Since it was introduced, the iPad has been by far the biggest player in the tablet space. And it doesn’t just have a big market share—compared with a number comparable devices that have come out in the last few years, it’s actually really big.

The iPad has a 9.7-inch screen, compared with about 7 inches for the Nook Tablet and Kindle Fire and the Samsung Galaxy’s smaller versions. Now, the Wall Street Journal reports that Apple is preparing to introduce its own smaller tablet.

Citing unnamed sources, the story says Apple has told component suppliers to prepare for mass production of a tablet with a less-than-eight-inch screen in September. Rumors of a smaller cousin for the iPad have been floating for some time.

The tablet market is growing rapidly. Market research firm IHS iSuppli predicts that tablet sales will rise 85 percent to 127 million units this year. The iPad held a 62 percent share of the world market for tablets last year, and its dominance is even greater in work environments.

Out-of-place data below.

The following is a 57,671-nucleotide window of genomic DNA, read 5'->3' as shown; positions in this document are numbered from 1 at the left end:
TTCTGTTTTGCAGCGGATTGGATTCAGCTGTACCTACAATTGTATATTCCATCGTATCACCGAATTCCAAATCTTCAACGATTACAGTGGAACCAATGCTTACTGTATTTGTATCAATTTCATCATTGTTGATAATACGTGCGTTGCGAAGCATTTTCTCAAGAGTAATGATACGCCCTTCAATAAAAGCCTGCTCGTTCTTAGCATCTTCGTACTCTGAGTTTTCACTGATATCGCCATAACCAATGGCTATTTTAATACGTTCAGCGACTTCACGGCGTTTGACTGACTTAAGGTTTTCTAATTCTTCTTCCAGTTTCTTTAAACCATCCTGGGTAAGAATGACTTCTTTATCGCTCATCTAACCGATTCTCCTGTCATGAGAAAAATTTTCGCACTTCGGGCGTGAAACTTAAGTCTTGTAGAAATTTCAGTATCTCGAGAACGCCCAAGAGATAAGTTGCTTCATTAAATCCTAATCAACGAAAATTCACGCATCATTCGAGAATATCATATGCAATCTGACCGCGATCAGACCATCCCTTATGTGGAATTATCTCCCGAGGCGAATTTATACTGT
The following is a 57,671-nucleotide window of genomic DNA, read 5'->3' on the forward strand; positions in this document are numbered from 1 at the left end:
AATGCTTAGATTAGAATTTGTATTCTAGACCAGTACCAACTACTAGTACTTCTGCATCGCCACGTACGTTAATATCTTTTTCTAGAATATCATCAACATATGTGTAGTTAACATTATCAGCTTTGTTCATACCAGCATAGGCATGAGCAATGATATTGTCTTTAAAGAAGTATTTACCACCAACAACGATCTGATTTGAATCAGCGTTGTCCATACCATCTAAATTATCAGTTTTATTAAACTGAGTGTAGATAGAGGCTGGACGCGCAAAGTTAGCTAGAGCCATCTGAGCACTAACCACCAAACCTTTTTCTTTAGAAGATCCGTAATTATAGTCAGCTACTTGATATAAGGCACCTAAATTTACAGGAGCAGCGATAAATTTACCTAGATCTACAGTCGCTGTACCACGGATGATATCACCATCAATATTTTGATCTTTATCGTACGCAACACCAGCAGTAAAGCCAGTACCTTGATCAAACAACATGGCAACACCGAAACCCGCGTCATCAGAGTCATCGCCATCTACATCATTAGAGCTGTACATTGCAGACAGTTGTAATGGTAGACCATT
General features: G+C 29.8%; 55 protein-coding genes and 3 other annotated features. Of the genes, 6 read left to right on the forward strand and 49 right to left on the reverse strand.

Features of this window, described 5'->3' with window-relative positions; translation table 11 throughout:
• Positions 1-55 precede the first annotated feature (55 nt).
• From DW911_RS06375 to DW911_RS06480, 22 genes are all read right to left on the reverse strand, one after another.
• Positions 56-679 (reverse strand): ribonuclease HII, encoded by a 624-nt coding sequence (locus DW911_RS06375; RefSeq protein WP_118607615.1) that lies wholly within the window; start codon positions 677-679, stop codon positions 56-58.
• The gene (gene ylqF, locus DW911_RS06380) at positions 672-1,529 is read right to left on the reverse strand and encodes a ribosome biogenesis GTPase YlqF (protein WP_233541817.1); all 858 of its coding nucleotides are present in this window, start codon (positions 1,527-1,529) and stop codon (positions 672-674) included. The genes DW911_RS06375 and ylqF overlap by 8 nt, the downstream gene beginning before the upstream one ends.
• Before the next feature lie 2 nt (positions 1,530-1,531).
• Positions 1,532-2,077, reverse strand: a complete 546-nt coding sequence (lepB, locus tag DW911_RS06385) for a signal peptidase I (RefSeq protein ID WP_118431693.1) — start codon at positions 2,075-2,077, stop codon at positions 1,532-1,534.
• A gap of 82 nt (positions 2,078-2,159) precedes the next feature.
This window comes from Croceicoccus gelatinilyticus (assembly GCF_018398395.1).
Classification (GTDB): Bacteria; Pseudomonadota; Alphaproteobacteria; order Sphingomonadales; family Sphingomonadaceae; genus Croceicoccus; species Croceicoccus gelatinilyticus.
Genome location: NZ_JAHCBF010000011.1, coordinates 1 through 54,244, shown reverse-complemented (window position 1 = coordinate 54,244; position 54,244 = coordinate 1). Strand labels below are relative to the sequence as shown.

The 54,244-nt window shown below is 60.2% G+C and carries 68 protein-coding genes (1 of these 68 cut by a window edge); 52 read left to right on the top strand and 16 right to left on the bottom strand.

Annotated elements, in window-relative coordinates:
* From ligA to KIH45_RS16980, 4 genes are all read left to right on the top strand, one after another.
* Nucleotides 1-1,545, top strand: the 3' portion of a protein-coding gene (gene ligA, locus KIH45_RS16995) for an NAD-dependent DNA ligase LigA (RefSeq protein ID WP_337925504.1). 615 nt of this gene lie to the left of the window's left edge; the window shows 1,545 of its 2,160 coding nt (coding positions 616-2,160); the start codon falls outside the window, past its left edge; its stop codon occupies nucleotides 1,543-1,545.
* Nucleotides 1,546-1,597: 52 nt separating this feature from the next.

As more variations on the table theme—notably the Microsoft Surface Tablet and Google’s Nexus 7—roll out, Apple must be feeling some pressure to diversify its offerings. But being the big guy in the room comes with complications. One report last year found that the biggest competitor for the iPad is actually the iPhone, which, of course, has only a 3.5-inch screen. That raises the question of whether a smaller Apple tablet will function mostly to subdivide the company’s enormous market.

The Rumor Mill: WWDC